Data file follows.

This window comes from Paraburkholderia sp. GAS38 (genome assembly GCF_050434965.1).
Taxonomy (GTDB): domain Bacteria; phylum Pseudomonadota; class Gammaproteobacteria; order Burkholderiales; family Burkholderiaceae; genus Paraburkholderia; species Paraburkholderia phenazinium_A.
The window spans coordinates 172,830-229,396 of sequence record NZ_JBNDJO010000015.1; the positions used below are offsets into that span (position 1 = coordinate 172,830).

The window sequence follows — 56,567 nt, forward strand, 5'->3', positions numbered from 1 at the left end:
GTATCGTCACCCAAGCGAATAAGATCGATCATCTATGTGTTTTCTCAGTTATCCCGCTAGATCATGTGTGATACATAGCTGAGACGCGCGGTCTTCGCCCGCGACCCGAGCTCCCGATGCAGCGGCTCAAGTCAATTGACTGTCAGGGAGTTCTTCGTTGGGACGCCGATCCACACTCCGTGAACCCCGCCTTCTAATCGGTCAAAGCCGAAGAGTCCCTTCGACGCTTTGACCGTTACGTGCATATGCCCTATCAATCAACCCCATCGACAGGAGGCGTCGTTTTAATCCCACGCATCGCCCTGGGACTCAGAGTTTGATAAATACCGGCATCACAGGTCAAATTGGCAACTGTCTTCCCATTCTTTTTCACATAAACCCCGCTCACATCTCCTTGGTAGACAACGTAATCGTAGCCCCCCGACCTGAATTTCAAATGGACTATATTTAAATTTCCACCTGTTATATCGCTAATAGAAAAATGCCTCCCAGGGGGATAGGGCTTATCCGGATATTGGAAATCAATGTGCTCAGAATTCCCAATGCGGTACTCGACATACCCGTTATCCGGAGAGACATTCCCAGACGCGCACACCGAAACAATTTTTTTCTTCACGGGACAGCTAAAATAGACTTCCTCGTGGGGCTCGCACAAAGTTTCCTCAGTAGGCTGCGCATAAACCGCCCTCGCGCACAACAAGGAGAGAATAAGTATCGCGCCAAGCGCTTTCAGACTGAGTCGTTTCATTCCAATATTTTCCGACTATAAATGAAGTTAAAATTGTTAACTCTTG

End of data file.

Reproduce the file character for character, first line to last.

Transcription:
This window comes from Paraburkholderia sp. GAS38 (genome assembly GCF_050434965.1).
Taxonomy (GTDB): domain Bacteria; phylum Pseudomonadota; class Gammaproteobacteria; order Burkholderiales; family Burkholderiaceae; genus Paraburkholderia; species Paraburkholderia phenazinium_A.
The window spans coordinates 172,830-229,396 of sequence record NZ_JBNDJO010000015.1; the positions used below are offsets into that span (position 1 = coordinate 172,830).

The window sequence follows — 56,567 nt, forward strand, 5'->3', positions numbered from 1 at the left end:
GTATCGTCACCCAAGCGAATAAGATCGATCATCTATGTGTTTTCTCAGTTATCCCGCTAGATCATGTGTGATACATAGCTGAGACGCGCGGTCTTCGCCCGCGACCCGAGCTCCCGATGCAGCGGCTCAAGTCAATTGACTGTCAGGGAGTTCTTCGTTGGGACGCCGATCCACACTCCGTGAACCCCGCCTTCTAATCGGTCAAAGCCGAAGAGTCCCTTCGACGCTTTGACCGTTACGTGCATATGCCCTATCAATCAACCCCATCGACAGGAGGCGTCGTTTTAATCCCACGCATCGCCCTGGGACTCAGAGTTTGATAAATACCGGCATCACAGGTCAAATTGGCAACTGTCTTCCCATTCTTTTTCACATAAACCCCGCTCACATCTCCTTGGTAGACAACGTAATCGTAGCCCCCCGACCTGAATTTCAAATGGACTATATTTAAATTTCCACCTGTTATATCGCTAATAGAAAAATGCCTCCCAGGGGGATAGGGCTTATCCGGATATTGGAAATCAATGTGCTCAGAATTCCCAATGCGGTACTCGACATACCCGTTATCCGGAGAGACATTCCCAGACGCGCACACCGAAACAATTTTTTTCTTCACGGGACAGCTAAAATAGACTTCCTCGTGGGGCTCGCACAAAGTTTCCTCAGTAGGCTGCGCATAAACCGCCCTCGCGCACAACAAGGAGAGAATAAGTATCGCGCCAAGCGCTTTCAGACTGAGTCGTTTCATTCCAATATTTTCCGACTATAAATGAAGTTAAAATTGTTAACTCTTG